Gail Kathryn Anderson-Dargatz, née Anderson, novelist, short-story writer (b at Kamloops, BC 14 Nov 1963). Raised in rural BC, Gail Anderson-Dargatz began submitting fiction to little magazines and contests while working as a reporter, photographer, and cartoonist for the Salmon Arm Observer. One short story caught the attention of Jack Hodgins, who encouraged her to become one of his students at the University of Victoria.
Anderson-Dargatz's first book, The Miss Hereford Stories (1994), a collection of short stories, was nominated for the Stephen Leacock Medal for Humour. Her earlier story, "The Girl with the Bell Necklace," was the winner of the 1993 CBC Literary Competition, and served to inspire Anderson-Dargatz's first novel, The Cure for Death by Lightning (1996). In the story, Beth Weeks, the adult narrator, reflects upon the peculiar events of the summer in which she turned 15. The work is emblematic of the author's fiction in that it is set in the rural West and infuses humour with the characters' surreal, often mystical, experiences. The novel was one of the best-selling Canadian books of the 1990s, received the Ethel Wilson Fiction Prize and was shortlisted for the Scotiabank Giller Prize and the Books in Canada First Novel Award.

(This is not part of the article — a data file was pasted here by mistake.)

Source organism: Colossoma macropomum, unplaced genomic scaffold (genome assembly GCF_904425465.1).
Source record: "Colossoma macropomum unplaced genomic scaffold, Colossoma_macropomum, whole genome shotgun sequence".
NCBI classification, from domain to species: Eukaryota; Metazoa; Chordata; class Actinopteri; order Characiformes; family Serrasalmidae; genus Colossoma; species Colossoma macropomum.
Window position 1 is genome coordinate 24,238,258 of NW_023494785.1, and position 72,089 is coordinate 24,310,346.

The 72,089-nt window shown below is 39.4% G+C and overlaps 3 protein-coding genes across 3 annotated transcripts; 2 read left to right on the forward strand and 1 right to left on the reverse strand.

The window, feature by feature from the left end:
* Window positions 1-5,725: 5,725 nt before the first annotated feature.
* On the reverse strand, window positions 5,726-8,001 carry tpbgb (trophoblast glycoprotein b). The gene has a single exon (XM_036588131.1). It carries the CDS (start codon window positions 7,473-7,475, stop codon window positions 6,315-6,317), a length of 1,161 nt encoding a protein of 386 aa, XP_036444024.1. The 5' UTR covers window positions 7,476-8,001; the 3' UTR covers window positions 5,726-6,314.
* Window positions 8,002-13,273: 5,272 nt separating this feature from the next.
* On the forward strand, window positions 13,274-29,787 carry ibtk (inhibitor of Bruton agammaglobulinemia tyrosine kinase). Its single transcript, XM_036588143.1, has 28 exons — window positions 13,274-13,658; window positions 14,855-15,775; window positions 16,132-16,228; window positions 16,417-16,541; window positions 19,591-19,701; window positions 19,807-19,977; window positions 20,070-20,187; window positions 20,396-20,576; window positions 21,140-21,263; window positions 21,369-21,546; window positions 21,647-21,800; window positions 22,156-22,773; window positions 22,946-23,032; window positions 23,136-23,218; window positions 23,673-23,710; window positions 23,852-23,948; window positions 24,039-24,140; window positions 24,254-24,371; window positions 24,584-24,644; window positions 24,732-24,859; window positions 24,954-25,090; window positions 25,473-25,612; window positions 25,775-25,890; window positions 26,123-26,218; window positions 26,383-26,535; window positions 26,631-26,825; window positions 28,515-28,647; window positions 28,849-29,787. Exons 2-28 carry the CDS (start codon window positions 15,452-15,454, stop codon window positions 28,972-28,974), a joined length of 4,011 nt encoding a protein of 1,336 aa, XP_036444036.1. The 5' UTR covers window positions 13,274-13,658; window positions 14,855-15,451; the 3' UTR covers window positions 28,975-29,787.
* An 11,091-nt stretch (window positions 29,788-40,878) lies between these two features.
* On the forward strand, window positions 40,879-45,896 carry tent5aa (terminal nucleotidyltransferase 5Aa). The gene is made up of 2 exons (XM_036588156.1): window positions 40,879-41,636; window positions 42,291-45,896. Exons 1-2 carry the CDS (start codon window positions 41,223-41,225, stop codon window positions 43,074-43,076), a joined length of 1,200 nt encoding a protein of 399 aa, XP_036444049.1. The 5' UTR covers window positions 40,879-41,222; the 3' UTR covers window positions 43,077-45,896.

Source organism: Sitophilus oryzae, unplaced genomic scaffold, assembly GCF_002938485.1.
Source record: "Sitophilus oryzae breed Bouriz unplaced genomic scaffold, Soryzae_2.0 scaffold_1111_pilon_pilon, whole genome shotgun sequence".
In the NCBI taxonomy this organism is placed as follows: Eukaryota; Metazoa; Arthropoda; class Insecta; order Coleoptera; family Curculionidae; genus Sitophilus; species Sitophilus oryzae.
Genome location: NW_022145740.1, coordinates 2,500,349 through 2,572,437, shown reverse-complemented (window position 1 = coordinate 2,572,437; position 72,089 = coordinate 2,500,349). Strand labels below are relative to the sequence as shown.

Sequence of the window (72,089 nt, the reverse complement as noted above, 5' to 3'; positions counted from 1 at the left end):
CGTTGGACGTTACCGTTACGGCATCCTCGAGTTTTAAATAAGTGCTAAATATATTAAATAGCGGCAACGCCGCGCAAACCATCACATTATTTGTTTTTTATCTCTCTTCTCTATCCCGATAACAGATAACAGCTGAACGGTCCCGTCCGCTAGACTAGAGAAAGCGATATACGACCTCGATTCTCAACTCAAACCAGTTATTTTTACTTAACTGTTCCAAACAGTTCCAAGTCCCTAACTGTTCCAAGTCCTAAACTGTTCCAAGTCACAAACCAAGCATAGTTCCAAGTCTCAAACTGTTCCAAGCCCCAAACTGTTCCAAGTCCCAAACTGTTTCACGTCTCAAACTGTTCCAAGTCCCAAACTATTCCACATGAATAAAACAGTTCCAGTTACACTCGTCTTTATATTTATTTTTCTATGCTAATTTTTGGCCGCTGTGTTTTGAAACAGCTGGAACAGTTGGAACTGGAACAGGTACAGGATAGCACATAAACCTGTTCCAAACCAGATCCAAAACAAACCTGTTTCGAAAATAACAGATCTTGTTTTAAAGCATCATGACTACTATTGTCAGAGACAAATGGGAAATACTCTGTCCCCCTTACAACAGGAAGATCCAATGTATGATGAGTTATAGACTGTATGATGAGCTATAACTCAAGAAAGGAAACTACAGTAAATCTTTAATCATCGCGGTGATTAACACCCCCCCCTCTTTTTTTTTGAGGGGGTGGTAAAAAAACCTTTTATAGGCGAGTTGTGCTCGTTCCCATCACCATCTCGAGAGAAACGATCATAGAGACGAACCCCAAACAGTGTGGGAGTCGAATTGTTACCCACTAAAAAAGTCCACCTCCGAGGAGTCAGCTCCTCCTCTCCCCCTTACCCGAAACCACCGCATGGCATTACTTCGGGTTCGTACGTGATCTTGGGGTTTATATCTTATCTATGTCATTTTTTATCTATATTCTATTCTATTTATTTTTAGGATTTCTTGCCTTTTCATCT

Commercial and critical success continued with Anderson-Dargatz's second novel, A Recipe for Bees (1998), another Scotiabank Giller Prize nominee. Incorporating family photographs and inspired, in part, by her parents' story and the illness of her husband, the novel is perhaps her most personal work. In A Rhinestone Button (2002), Anderson-Dargatz recasts the story of Job in a comic light on a modern day Alberta farm. Here again, Anderson-Dargatz brings together comedic realism with mysticism to produce a novel that provokes both thought and laughter.